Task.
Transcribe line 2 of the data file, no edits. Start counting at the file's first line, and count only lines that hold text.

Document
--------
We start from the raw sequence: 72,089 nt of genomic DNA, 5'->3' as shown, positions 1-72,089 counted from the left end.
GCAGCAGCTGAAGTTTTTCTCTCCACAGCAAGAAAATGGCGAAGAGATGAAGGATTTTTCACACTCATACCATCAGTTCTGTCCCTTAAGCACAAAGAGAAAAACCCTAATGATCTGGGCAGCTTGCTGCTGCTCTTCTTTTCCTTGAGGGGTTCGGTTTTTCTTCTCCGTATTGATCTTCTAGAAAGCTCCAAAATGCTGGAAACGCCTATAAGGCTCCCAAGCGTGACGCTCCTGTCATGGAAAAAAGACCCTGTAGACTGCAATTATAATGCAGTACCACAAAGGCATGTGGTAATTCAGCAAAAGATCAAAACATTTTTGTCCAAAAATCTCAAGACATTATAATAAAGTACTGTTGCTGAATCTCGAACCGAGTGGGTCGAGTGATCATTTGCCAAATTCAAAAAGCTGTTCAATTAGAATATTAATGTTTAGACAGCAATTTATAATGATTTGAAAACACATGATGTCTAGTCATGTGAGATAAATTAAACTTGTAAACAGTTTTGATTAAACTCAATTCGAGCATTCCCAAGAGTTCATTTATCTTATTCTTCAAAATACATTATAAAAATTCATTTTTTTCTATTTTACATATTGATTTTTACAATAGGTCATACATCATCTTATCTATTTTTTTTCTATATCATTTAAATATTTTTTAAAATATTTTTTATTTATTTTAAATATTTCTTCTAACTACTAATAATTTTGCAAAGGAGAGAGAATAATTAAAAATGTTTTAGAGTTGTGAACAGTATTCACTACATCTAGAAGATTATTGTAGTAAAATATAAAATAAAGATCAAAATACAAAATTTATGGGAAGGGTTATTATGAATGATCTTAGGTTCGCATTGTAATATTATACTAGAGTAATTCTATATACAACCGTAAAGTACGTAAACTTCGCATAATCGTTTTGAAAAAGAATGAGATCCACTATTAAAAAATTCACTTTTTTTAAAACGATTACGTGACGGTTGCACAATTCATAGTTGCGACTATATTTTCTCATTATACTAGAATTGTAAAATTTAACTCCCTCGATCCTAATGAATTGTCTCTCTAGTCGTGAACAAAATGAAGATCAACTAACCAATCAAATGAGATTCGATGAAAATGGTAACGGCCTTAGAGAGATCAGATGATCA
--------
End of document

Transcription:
GCAGCAGCTGAAGTTTTTCTCTCCACAGCAAGAAAATGGCGAAGAGATGAAGGATTTTTCACACTCATACCATCAGTTCTGTCCCTTAAGCACAAAGAGAAAAACCCTAATGATCTGGGCAGCTTGCTGCTGCTCTTCTTTTCCTTGAGGGGTTCGGTTTTTCTTCTCCGTATTGATCTTCTAGAAAGCTCCAAAATGCTGGAAACGCCTATAAGGCTCCCAAGCGTGACGCTCCTGTCATGGAAAAAAGACCCTGTAGACTGCAATTATAATGCAGTACCACAAAGGCATGTGGTAATTCAGCAAAAGATCAAAACATTTTTGTCCAAAAATCTCAAGACATTATAATAAAGTACTGTTGCTGAATCTCGAACCGAGTGGGTCGAGTGATCATTTGCCAAATTCAAAAAGCTGTTCAATTAGAATATTAATGTTTAGACAGCAATTTATAATGATTTGAAAACACATGATGTCTAGTCATGTGAGATAAATTAAACTTGTAAACAGTTTTGATTAAACTCAATTCGAGCATTCCCAAGAGTTCATTTATCTTATTCTTCAAAATACATTATAAAAATTCATTTTTTTCTATTTTACATATTGATTTTTACAATAGGTCATACATCATCTTATCTATTTTTTTTCTATATCATTTAAATATTTTTTAAAATATTTTTTATTTATTTTAAATATTTCTTCTAACTACTAATAATTTTGCAAAGGAGAGAGAATAATTAAAAATGTTTTAGAGTTGTGAACAGTATTCACTACATCTAGAAGATTATTGTAGTAAAATATAAAATAAAGATCAAAATACAAAATTTATGGGAAGGGTTATTATGAATGATCTTAGGTTCGCATTGTAATATTATACTAGAGTAATTCTATATACAACCGTAAAGTACGTAAACTTCGCATAATCGTTTTGAAAAAGAATGAGATCCACTATTAAAAAATTCACTTTTTTTAAAACGATTACGTGACGGTTGCACAATTCATAGTTGCGACTATATTTTCTCATTATACTAGAATTGTAAAATTTAACTCCCTCGATCCTAATGAATTGTCTCTCTAGTCGTGAACAAAATGAAGATCAACTAACCAATCAAATGAGATTCGATGAAAATGGTAACGGCCTTAGAGAGATCAGATGATCA